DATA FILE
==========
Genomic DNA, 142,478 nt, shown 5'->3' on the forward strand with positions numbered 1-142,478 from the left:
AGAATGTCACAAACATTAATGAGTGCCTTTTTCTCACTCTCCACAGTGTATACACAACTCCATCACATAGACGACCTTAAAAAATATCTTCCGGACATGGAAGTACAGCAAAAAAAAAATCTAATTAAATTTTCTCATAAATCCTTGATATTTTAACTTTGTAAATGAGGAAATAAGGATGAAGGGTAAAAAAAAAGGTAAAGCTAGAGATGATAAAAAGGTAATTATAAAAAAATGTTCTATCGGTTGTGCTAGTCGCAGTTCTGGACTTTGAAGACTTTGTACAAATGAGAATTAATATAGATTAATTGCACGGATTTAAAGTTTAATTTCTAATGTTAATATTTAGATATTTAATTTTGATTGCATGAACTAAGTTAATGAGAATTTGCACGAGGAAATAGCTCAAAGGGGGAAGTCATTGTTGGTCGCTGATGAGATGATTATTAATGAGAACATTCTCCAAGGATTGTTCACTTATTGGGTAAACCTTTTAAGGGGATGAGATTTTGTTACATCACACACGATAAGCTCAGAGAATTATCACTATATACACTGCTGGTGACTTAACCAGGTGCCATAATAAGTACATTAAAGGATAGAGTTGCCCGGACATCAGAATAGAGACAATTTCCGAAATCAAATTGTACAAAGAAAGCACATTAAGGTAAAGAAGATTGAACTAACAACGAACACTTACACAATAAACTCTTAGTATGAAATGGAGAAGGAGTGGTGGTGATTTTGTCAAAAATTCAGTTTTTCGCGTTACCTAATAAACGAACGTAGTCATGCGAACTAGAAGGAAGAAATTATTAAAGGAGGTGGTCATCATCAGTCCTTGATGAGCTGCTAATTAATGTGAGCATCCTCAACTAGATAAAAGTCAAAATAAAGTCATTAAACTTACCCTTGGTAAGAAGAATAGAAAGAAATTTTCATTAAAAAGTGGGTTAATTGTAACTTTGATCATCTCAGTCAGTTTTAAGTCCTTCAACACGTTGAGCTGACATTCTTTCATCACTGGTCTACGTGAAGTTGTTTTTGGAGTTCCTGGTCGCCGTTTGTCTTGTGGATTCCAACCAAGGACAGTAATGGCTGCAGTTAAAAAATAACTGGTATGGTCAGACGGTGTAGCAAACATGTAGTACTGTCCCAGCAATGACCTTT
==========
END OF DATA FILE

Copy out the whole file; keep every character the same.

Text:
Genomic DNA, 142,478 nt, shown 5'->3' on the forward strand with positions numbered 1-142,478 from the left:
AGAATGTCACAAACATTAATGAGTGCCTTTTTCTCACTCTCCACAGTGTATACACAACTCCATCACATAGACGACCTTAAAAAATATCTTCCGGACATGGAAGTACAGCAAAAAAAAAATCTAATTAAATTTTCTCATAAATCCTTGATATTTTAACTTTGTAAATGAGGAAATAAGGATGAAGGGTAAAAAAAAAGGTAAAGCTAGAGATGATAAAAAGGTAATTATAAAAAAATGTTCTATCGGTTGTGCTAGTCGCAGTTCTGGACTTTGAAGACTTTGTACAAATGAGAATTAATATAGATTAATTGCACGGATTTAAAGTTTAATTTCTAATGTTAATATTTAGATATTTAATTTTGATTGCATGAACTAAGTTAATGAGAATTTGCACGAGGAAATAGCTCAAAGGGGGAAGTCATTGTTGGTCGCTGATGAGATGATTATTAATGAGAACATTCTCCAAGGATTGTTCACTTATTGGGTAAACCTTTTAAGGGGATGAGATTTTGTTACATCACACACGATAAGCTCAGAGAATTATCACTATATACACTGCTGGTGACTTAACCAGGTGCCATAATAAGTACATTAAAGGATAGAGTTGCCCGGACATCAGAATAGAGACAATTTCCGAAATCAAATTGTACAAAGAAAGCACATTAAGGTAAAGAAGATTGAACTAACAACGAACACTTACACAATAAACTCTTAGTATGAAATGGAGAAGGAGTGGTGGTGATTTTGTCAAAAATTCAGTTTTTCGCGTTACCTAATAAACGAACGTAGTCATGCGAACTAGAAGGAAGAAATTATTAAAGGAGGTGGTCATCATCAGTCCTTGATGAGCTGCTAATTAATGTGAGCATCCTCAACTAGATAAAAGTCAAAATAAAGTCATTAAACTTACCCTTGGTAAGAAGAATAGAAAGAAATTTTCATTAAAAAGTGGGTTAATTGTAACTTTGATCATCTCAGTCAGTTTTAAGTCCTTCAACACGTTGAGCTGACATTCTTTCATCACTGGTCTACGTGAAGTTGTTTTTGGAGTTCCTGGTCGCCGTTTGTCTTGTGGATTCCAACCAAGGACAGTAATGGCTGCAGTTAAAAAATAACTGGTATGGTCAGACGGTGTAGCAAACATGTAGTACTGTCCCAGCAATGACCTTT